Socialist Activist, Ecologist: The Wayne Roberts We Knew
The tributes that have been made to Wayne Roberts (born 30 September 1944) for his work as a food-policy leader and activist are well known and continue to be made after his untimely death on January 20th, 2021. There is no question that “this kid from Scarberia,” as he described himself, played a highly respected role as an environmentalist, writer, speaker, professor, food-policy leader, and teacher of “food actionism skills.” His unique talents as a mentor, popularizer, writer, and inspirer of anti-corporate food visions were widely acknowledged.
We worked with Wayne in the 1960s, 70s, and the 80s. We were fellow comrades of his in the League for Socialist Action (LSA), the Young Socialists (YS), and starting in the early 1970s, the Socialist League, which was also often referred to as the Forward Group, after its paper. Wayne was its editor during most of its existence, starting with its second issue in 1974 and continuing well into the mid-1980s. These movements were identified by the public at large as associated with the views of Leon Trotsky.
Wayne’s interest in the Trotskyist movement followed his attendance on a Woodrow Wilson scholarship to obtain his Masters in Berkeley, California. Berkeley was the epicenter of the youth-and-student radicalization on the US west coast that swept through the world, starting in the mid-1960s. Wayne had met our US comrades there in the Young Socialist Alliance before coming back to Toronto, where he quickly found himself comfortable with the LSA and YS despite being raised by parents who had deep roots in the Stalinized Communist Party – a background shared by several other comrades.
Vision of a Better World
Wayne’s personal skills became apparent to all who met him – his affable nature, his independent thinking and creative insights, his engaging manner, his openness to new comrades, his role as a mentor, his writing skills, the ease with which he reduced complex issues to their understandable essence, and his ability to disarmingly charm even our political opponents. And not to be overlooked, his determination and energy. Wayne never spoke down to anybody and used plain language. He was a “people person” and always tied the solutions of everyday problems to a vision of a better (read ‘socialist’) world.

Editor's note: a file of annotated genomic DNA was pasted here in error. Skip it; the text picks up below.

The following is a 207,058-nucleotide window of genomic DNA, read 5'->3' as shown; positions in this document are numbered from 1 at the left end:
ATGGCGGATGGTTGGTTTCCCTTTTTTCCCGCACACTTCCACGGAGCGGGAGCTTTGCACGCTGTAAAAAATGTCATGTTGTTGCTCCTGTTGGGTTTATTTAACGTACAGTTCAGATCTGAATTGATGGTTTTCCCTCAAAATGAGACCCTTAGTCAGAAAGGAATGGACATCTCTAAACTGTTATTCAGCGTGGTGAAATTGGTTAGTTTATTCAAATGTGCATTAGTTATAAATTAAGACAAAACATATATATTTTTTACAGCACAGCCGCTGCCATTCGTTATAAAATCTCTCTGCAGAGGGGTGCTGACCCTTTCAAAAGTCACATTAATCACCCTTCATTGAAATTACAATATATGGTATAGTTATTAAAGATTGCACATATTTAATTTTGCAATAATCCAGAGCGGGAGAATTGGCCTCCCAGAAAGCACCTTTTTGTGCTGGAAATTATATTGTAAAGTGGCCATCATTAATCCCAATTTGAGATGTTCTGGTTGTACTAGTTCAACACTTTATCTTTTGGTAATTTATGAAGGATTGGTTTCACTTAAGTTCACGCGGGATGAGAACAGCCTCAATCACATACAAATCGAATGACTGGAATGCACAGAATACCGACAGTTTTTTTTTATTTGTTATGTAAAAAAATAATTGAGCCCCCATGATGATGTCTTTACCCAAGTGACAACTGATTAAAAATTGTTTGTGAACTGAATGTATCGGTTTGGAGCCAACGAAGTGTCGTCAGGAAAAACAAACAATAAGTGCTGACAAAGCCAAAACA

In 1972-73, Wayne joined 35 other comrades, including veteran revolutionary Ross Dowson (1917 – 2002), in Toronto in first forming the Labour Party Tendency (LPT) within the LSA, which had entered into a period of crisis and, later, in establishing the Socialist League. This occurred after the LSA, under political pressure emanating from its international affiliates, it was forced to abandon its historic unconditional (combined with critical) support of the NDP as Canada’s labour party and the political touchstone of working-class politics – formulations which had previously been the movement’s policy, taken from the writings of Ross Dowson when he was leader of the League for Socialist Action/La Ligue Socialiste Ouvriere.
Wayne was part of the backbone of the Ontario Left Caucus in the ONDP, which we promoted and helped organize. Wayne played a critical role in organizing an activist two-day conference of close to 250 New Democrats in Toronto in 1975 and played a critical role in maintaining the conference as an annual event for more than a decade until the Forward Group started to put its energy into, among other things, publishing the Left Caucus Bulletin. This is what Wayne wrote about the 1975 NDP regional conference:
“The initiation and direction of the Conference was marked by activist rank and file control and participation in everything from attendance to chairing sessions. The conference was an important example of how the NDP can serve as a focus for diverse groups involved in struggle against the governments’ attacks on social services, minorities and working people as a whole” (Forward, mid-April 1975).